Oprah puts her money where her mouth is with new healthy eating restaurants
Billionaire media mogul invests in health-focused restaurant chain in the US
“I love bringing people together over a good meal,” Oprah Winfrey said after investing some of her $400m fortune in a chain of healthy eating restaurants. Photograph: Mario Anzuoni/Reuters
Billionaire Oprah Winfrey is putting her money where her mouth is, investing in a health-driven restaurant chain that tries to put better-for-you options at busy Americans’ fingertips.
Winfrey is taking a stake in True Food Kitchen, with her investment slated to help it expand across the US. The brand plans to double its store count to about 46 in the next three years with a focus on the East Coast, including New York, New Jersey and North Carolina.
“It’s incredibly significant to us as a company to have her,” Christine Barone, chief executive officer of True Food Kitchen, said in an interview. Winfrey also is joining the board of directors and will be helping with company strategy, she said.
Centerbridge Partners, which also owns P.F. Chang’s, will remain the majority shareholder of Phoenix-based True Food Kitchen. The company declined to say how much Winfrey is investing, beyond the amount being significant.
In the past, Winfrey, 64, has used her wide-ranging appeal to boost companies, including helping fuel a comeback for Weight Watchers International Inc. The diet company has been on a tear since the billionaire media mogul bought a stake in and agreed to pitch the brand in 2015. Winfrey’s tweets and pronouncements about losing weight on the program have sent the shares skyrocketing, adding more than $400 million to her net worth and pushing her into the world’s top 500 richest people.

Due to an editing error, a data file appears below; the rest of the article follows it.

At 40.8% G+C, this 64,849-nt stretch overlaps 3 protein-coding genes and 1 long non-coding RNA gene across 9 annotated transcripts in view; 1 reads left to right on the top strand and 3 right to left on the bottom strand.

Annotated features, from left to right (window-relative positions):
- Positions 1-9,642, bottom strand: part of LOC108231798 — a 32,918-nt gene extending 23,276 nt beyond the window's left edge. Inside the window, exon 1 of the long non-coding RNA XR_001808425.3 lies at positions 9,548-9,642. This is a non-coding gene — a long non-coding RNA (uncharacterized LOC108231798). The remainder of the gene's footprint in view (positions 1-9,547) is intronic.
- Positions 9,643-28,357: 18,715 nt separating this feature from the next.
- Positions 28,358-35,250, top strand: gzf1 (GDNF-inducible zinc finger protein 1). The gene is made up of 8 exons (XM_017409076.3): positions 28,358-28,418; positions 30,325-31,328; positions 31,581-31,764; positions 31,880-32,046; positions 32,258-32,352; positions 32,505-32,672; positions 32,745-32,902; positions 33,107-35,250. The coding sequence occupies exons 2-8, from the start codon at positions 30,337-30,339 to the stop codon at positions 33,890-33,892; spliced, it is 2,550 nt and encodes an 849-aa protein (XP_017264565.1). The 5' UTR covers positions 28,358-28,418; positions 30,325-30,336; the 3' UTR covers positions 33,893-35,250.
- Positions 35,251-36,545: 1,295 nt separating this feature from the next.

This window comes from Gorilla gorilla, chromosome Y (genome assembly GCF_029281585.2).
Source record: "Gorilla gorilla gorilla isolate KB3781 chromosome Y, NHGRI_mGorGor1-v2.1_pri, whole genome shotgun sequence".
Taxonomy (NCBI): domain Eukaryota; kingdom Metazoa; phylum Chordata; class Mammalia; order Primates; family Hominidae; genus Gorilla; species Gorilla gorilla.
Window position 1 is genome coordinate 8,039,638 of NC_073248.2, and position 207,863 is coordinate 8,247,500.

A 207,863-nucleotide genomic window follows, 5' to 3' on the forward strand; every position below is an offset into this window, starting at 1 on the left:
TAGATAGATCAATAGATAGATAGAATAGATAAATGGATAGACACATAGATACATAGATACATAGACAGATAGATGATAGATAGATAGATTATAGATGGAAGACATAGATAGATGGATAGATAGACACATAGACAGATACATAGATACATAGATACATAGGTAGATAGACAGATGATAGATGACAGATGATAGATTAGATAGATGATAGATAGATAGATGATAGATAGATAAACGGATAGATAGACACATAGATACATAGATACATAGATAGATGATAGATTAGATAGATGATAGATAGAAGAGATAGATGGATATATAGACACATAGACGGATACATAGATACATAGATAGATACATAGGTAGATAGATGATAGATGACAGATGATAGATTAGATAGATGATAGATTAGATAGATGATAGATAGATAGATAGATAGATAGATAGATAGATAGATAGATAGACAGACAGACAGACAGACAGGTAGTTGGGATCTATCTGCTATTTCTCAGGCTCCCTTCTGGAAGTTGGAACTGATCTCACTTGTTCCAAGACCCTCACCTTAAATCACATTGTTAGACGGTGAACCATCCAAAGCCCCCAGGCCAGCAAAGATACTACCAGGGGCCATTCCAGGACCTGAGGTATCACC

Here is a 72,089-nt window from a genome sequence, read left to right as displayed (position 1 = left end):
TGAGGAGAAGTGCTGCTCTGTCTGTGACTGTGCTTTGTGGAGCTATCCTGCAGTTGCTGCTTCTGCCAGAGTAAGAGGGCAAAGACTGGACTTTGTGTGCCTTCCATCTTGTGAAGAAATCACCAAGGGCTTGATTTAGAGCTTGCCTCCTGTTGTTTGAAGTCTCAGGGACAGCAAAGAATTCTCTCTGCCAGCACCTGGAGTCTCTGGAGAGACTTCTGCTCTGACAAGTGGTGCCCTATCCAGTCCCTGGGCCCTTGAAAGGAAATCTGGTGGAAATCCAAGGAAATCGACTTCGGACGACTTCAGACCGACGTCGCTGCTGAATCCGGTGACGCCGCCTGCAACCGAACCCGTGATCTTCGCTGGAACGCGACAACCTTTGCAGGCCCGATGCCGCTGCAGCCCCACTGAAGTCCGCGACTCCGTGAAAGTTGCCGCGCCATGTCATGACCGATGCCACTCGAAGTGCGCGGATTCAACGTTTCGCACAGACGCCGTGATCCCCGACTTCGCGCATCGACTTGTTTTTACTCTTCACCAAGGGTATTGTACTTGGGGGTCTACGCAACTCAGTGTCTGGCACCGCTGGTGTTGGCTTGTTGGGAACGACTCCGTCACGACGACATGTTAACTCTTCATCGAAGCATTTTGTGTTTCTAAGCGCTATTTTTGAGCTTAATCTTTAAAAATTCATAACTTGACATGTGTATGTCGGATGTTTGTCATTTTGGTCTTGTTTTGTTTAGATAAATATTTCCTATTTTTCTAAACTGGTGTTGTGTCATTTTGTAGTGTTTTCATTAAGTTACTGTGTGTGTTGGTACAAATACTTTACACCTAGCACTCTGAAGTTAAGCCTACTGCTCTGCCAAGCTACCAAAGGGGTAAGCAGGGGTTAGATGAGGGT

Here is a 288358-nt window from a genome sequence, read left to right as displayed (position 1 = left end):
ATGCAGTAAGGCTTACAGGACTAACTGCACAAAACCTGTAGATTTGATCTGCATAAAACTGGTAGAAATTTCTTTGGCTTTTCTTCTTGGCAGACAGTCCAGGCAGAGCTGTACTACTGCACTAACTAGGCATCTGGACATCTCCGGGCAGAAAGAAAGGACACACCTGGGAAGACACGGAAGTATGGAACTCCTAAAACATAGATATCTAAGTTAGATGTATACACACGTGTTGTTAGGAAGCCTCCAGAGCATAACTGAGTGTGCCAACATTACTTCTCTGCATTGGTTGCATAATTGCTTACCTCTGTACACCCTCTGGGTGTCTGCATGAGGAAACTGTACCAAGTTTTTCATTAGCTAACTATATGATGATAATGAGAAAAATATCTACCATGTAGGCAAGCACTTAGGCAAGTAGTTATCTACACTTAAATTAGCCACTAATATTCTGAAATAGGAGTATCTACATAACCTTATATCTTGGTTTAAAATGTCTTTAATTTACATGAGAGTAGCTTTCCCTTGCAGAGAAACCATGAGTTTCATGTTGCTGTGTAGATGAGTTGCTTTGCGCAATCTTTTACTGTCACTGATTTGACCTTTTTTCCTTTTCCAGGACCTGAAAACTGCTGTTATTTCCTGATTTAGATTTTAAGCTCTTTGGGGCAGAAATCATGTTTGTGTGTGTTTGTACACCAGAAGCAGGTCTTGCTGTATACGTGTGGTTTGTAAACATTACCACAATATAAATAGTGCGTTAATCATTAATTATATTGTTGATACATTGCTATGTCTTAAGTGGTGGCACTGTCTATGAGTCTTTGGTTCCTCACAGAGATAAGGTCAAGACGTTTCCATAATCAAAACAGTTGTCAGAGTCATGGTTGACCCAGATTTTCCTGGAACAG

“I love bringing people together over a good meal,” Winfrey said in a statement Wednesday. “When I first dined at True Food Kitchen, I was so impressed with the team’s passion for healthy eating and, of course, the delicious food, that I knew I wanted to be part of the company’s future.”
There are no freezers or fryers in the restaurants, and the menu changes four times a year. True Food Kitchen revenue will be about $170 million this year, while average store sales are more than $7.5 million a year, Barone said.
Still, the industry is a difficult one with many restaurants struggling to find workers amid minimum-wage increases and rising rents. There are 1.5 percent fewer restaurants in the U.S. as of Sept. 30, compared to the year prior, NPD Group data show. Celebrities don’t necessarily guarantee success -- Bobby Flay and Emeril Lagasse have both recently closed restaurants.
True Food, founded in 2008, has 23 restaurants in the US. Menu items have included asparagus toast, cashew pad Thai and grass-fed burgers. Looking to appeal to Americans’ quickly changing palates, the chain has vegan, vegetarian and gluten-free options. It also sells beer, wine and cocktails.
It’s not yet clear how much involvement Winfrey will have in the food itself, Barone said.
“We do look forward to sharing the menu items with her, but I don’t know exactly what role she’ll play,” she said.